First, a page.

The U.S. Environmental Protection Agency (EPA) in September announced that the agency intends to make a “Clean Data Determination” regarding levels of fine particulate matter (PM2.5) in Allegheny County.
This means the EPA determined the three-year average PM2.5 concentration was below the annual federal standard of 12.0 micrograms per cubic meter (µg/m3) based on “quality-assured, quality-controlled, and certified ambient air quality monitoring data” from 2018 to 2020.
Clean Data and Air Quality Standards
Setting aside the issue of whether the EPA’s current annual PM2.5 standard is truly protective of public health, “Clean Data” alone is not the final word on Allegheny County complying with that standard.
At an Oct. 12 meeting, Allegheny County Health Department (ACHD) staff laid out several issues the department still must address before EPA classifies Allegheny County as officially “attaining” the National Ambient Air Quality Standard (NAAQS) for PM2.5.
Even for regular attendees of these meetings, it was a lot to take in.
Given the complexity of the issue and the fact we get a lot of questions about how air quality standards work, we thought explaining what the meeting covered and related implications for Allegheny County “attaining” the NAAQS would be helpful.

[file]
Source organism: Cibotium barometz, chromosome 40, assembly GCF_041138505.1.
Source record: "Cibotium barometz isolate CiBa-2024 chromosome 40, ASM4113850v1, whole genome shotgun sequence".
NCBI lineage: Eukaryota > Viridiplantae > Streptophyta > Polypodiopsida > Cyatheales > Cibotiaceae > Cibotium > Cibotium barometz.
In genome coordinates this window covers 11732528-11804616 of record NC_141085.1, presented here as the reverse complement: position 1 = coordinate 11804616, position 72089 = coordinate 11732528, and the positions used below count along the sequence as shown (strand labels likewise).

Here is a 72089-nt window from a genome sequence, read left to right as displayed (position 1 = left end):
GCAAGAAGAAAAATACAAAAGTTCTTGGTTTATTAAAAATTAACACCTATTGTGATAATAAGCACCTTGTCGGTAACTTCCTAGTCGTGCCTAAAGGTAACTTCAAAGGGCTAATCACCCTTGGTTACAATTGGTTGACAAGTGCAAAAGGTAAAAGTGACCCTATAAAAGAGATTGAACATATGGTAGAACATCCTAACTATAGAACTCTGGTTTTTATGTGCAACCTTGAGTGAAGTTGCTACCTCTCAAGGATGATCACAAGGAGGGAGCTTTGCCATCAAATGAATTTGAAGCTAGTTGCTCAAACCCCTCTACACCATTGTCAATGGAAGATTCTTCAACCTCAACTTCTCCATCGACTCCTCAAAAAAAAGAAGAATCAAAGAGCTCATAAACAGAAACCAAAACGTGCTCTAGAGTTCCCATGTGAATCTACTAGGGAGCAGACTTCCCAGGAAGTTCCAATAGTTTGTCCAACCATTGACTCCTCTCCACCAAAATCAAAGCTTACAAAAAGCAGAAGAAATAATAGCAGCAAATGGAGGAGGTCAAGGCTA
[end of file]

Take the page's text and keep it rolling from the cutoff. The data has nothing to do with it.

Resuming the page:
To start, it will be useful to understand how the EPA designated Allegheny County as a “nonattainment” area in the first place.
For air pollutants throughout the country that “may reasonably be anticipated to endanger public health or welfare,” the Clean Air Act requires the EPA to create NAAQS that, after “allowing an adequate margin of safety, are requisite to protect the public health.”
In 2012, the EPA lowered the annual PM2.5 NAAQS from 15.0 to 12.0 µg/m3. EPA stated at the time that the lower standard would “provide increased protection for children, older adults, persons with pre-existing heart and lung disease, and other at-risk populations against an array of PM2.5-related adverse health effects.”
According to the EPA, those adverse health effects may include premature mortality as well as “aggravation of respiratory and cardiovascular disease, changes in lung function, and increased respiratory symptoms.”
Having lowered the standard, the next step was for states to assess and determine what areas were not meeting the new standard. For prior NAAQS (both PM2.5 and other pollutants), the state and county have carved out specific locations (e.g., “Liberty-Clairton” or “Pittsburgh-Beaver Valley”). In this case, Allegheny County was assessed on the whole.